What's the difference between a "gaming" keyboard and the one your mom uses to type up emails? After all, it's just a board with a bunch of buttons, right? You press the keys, and letters come out or you move right and left or you toss a grenade. How complicated could it be? Well, in the day and age of competitive gaming (or just well-funded dilettantes), keyboards can be as complicated as operating systems, with just as many details to obsess over.
How's a gamer to choose? Don't worry, we know what's the best route. In the slides that follow, you'll find our recommendations for best-in-class keyboards, ranging from gaming on the cheap to no expense spared. But first, here's a quick rundown on why all keyboards aren't created equal...
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What you need to know
There are a lot of features commonly associated with gaming keyboards that are actually quite useful for everyday tasks or even work. Macros can be extremely handy for performing multiple actions in games with one keystroke, or even for everyday tasks that require multiple repetitive keystrokes. Also having multiple user profiles allows you to keep your work macros separate from your gaming ones.
N-Key Roll Over (nKRO) is also a popular feature, which essentially means that a certain amount of keys can be simultaneously pressed and registered. This is extremely useful around the WASD cluster. The last thing you want is for important skills not to register because too many keys were pressed simultaneously.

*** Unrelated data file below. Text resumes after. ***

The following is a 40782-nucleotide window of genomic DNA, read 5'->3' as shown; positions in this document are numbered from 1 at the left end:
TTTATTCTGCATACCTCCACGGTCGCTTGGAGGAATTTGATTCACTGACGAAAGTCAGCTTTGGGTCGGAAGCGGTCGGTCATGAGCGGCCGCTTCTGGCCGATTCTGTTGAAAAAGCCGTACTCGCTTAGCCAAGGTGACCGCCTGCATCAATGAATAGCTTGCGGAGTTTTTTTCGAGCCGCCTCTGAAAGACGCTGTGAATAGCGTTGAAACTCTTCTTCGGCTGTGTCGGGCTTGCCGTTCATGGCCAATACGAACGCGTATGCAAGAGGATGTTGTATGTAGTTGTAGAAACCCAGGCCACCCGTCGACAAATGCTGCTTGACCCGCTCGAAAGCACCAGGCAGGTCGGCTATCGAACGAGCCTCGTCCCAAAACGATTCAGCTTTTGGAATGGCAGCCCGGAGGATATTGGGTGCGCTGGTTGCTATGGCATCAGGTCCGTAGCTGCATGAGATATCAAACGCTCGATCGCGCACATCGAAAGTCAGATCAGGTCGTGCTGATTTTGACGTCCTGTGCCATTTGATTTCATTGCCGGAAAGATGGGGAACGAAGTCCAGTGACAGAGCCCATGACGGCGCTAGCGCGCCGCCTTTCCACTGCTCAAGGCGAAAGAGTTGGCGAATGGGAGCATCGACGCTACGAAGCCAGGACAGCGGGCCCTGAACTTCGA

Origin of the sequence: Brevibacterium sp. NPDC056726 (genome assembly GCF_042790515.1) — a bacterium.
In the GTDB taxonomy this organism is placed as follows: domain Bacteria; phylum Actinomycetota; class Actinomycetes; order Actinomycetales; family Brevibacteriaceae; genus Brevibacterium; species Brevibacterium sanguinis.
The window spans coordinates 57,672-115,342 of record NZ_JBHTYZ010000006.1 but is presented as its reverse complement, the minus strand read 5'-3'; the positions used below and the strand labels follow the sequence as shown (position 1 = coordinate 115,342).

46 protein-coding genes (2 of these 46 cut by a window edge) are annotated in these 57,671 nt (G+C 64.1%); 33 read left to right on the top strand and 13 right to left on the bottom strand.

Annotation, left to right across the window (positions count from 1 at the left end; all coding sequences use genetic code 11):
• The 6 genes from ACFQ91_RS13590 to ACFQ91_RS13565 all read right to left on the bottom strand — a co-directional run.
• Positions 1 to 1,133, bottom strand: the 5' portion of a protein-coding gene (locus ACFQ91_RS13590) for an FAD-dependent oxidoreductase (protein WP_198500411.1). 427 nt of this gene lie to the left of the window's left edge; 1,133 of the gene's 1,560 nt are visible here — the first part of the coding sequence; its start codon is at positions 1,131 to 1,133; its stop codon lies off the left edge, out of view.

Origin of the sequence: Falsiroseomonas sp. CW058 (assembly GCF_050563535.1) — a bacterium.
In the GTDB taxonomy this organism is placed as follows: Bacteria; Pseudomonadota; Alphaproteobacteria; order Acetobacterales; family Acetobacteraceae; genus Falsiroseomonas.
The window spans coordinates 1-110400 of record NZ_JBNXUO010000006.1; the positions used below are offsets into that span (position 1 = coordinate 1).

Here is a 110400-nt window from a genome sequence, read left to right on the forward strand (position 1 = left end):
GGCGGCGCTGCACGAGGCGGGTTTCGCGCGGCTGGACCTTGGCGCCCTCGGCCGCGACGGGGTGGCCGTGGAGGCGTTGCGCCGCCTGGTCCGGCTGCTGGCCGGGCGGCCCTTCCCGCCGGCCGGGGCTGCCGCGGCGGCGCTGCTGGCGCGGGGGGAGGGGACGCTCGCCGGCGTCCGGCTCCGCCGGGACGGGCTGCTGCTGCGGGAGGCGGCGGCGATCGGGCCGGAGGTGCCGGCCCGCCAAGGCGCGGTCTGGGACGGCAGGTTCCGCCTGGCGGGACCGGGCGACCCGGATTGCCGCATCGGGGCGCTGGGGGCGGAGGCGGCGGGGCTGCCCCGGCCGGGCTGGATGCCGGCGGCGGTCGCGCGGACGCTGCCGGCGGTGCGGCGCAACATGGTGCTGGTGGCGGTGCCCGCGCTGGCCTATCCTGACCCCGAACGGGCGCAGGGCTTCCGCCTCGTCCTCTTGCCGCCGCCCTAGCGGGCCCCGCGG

Finally, mechanical keyboards are all the rage now, and for good reason. Simply put, they're much more reliable than most standard keyboards, as each key resides atop a mechanical switch as opposed to a rubber dome (which have a tendency to break down pretty quickly over time). Best of all, mechanical boards come in multiple flavors that cater towards specific preferences. Here's a breakdown on the most common mechanical switch types if you're considering a mechanical keyboard:
Blue: Tactile, Non-linear, Clicky, 50g Actuation
Great for typing. Loud (not ideal if sound is an issue). Double tapping can be cumbersome.
Brown: Tactile, Non-linear, 45g Actuation
The middle-ground of mechanical switches. Generally recommended for most games.
Black: Linear, Non-tactile, 60g Actuation
Noticeably stiffer than the rest in order to prevent accidental keystrokes. Generally preferred for FPS games.
Red: Linear, Non-tactile, 45g Actuation
Similar to Browns, but without tactile feedback.
Gaming keyboards on the cheap...
Sharkoon Skiller ($29.99)
-18 key rollover
-20 additional multimedia keys
-Great customization software
-Textured WASD key replacements (included with key puller)